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Published August 11 2010

Agriculture representatives from Africa visit Fargo

Wilma Aguele, a large-scale agriculture producer from Nigeria, wants to help the “infant” farming industry in her country grow up. She wants the nation, currently a major food importer, to grow enough crops to feed itself. And she wants to take her operation from about 2,000 acres to nearly 5,000.

To get it all done, she dropped by the Fargo area for a little shopping.

“We’re here looking for tractors and earth movers,” said Aguele, perusing rows of massive commercial agriculture equipment at Titan Machinery’s dealership in Glyndon, Minn. “You’re not going to go very far if you’re using chainsaws and machetes.”

Aguele is part of an African agricultural delegation visiting the U.S. on a tour of farming sites. The group includes nine members from six nations – Angola, Kenya, Nigeria, Tanzania, South Africa and Zambia. Eight of the delegation members are business representatives; one is from the Angolan Ministry of Agriculture.

The trip is sponsored by the U.S. Trade and Development Agency. Nathan Gazzetta, country manager for West Africa for the agency, said the visit is meant to spur economic development in Africa and promote U.S. exports by introducing equipment buyers to suppliers.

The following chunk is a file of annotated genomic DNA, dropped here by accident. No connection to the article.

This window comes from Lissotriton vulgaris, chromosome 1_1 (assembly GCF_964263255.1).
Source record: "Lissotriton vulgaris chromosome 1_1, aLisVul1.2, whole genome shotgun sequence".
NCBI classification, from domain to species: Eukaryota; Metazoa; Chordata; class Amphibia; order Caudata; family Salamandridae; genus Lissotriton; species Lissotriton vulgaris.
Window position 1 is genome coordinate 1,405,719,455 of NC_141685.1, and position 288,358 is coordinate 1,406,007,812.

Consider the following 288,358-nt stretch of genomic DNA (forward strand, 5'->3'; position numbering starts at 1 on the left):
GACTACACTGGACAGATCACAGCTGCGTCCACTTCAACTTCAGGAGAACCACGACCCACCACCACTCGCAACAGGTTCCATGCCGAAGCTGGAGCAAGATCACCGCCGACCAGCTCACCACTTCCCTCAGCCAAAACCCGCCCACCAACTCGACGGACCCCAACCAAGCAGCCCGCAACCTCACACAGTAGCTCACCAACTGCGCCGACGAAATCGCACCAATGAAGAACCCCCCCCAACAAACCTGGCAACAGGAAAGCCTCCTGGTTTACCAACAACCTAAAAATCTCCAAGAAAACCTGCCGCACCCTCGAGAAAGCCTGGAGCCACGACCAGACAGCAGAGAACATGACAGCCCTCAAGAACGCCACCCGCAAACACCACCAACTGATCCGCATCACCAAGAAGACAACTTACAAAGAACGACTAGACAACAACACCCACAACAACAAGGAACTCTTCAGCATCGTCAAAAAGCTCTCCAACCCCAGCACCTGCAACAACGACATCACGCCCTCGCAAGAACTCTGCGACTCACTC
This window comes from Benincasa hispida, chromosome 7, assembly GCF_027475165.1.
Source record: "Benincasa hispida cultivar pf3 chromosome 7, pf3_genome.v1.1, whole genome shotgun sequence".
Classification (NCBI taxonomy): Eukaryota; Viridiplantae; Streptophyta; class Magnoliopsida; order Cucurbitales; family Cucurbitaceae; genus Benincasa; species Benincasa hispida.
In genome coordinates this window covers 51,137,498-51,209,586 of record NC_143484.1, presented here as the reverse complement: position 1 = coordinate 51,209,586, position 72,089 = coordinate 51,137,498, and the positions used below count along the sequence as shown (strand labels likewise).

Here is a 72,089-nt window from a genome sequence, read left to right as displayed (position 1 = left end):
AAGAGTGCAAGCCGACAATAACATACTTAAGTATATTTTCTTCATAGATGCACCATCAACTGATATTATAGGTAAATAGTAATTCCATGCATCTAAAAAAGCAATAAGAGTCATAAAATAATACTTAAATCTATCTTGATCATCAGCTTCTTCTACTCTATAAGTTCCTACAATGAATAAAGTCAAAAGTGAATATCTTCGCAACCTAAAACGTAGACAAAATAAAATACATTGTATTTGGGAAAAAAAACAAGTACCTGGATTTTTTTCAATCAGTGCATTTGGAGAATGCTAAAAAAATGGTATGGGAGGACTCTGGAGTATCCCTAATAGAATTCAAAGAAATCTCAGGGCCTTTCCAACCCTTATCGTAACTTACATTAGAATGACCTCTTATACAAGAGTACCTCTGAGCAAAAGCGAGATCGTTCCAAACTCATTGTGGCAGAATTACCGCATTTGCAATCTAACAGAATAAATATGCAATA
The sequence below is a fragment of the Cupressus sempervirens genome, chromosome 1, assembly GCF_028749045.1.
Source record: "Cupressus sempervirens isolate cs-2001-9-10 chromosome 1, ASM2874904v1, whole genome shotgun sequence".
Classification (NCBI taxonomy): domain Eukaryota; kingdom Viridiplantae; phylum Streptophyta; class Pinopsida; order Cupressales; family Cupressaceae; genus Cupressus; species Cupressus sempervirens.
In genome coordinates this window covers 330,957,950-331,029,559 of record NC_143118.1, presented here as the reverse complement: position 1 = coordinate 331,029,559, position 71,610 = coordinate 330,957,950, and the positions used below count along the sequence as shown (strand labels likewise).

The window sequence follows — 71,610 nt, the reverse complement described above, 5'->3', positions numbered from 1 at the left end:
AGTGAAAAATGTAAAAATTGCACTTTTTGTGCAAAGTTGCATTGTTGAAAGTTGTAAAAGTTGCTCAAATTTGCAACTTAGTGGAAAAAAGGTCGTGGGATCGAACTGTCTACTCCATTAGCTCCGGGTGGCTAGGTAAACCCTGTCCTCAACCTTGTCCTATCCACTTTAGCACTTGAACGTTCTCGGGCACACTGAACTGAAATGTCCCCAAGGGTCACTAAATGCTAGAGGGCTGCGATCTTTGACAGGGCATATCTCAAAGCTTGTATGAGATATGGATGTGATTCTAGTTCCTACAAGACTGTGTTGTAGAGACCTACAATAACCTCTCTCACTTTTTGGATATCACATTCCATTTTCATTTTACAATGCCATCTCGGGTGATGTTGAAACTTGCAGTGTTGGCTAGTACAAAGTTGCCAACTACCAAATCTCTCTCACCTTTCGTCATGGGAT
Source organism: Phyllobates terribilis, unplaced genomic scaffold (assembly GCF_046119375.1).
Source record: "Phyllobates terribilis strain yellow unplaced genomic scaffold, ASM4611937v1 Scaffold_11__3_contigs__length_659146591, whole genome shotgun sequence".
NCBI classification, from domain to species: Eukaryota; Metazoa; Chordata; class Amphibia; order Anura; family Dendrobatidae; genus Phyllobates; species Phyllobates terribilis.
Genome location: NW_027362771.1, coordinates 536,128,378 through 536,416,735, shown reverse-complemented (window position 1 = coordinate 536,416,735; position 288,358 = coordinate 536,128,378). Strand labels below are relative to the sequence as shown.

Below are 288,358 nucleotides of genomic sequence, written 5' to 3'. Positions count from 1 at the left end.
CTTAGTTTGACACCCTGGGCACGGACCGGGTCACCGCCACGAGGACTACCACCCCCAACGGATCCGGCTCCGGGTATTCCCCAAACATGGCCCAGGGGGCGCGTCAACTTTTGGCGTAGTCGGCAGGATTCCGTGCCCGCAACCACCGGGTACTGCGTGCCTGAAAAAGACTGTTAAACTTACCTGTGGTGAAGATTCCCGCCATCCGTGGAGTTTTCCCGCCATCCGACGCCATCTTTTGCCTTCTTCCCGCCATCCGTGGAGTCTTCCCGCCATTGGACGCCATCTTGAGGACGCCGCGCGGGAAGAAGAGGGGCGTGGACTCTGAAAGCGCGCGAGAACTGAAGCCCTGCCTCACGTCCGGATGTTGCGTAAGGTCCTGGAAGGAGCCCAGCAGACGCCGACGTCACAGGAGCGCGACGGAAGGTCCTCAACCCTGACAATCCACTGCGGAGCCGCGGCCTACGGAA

The trip cost about $150,000, Gazzetta said. He said his agency typically hopes to see between $8 million and $10 million in exports result from such trips. The delegates were selected because they represent groups with substantial purchasing power and upcoming equipment needs, he said.

The group visited Kansas City, Idaho and Nebraska before coming to Fargo, and will travel to Iowa before returning home.

Heather Ranck, an international trade specialist with the U.S. Commercial service, helped coordinate the three-day Fargo portion of the visit. She said the area fit into the trip because it’s a “one-stop shop” for agricultural machinery.

Karima Ola of Nigeria, the head of African business for Chayton Atlas Agricultural Company, said the trip has given her the opportunity to see equipment manufacturers like Titan that don’t have a presence in Africa.

In addition to upgrading her company’s machinery – much of which is about 30 years old – she said she’s looking for ways to get better access to parts and support for her equipment. An American-made machine that breaks down during harvest time doesn’t do much good if the nearest technician is thousands of miles away, she said.

“There’s a big shortage in terms of getting parts and the sort of after-sales service that you need on time,” she said. To develop those skills locally, she said her company would consider sending African workers to the U.S. to enroll in extended training programs like the two-year technician program Titan uses through Moorhead Technical College.

Readers can reach Forum reporter Marino Eccher at (701) 241-5502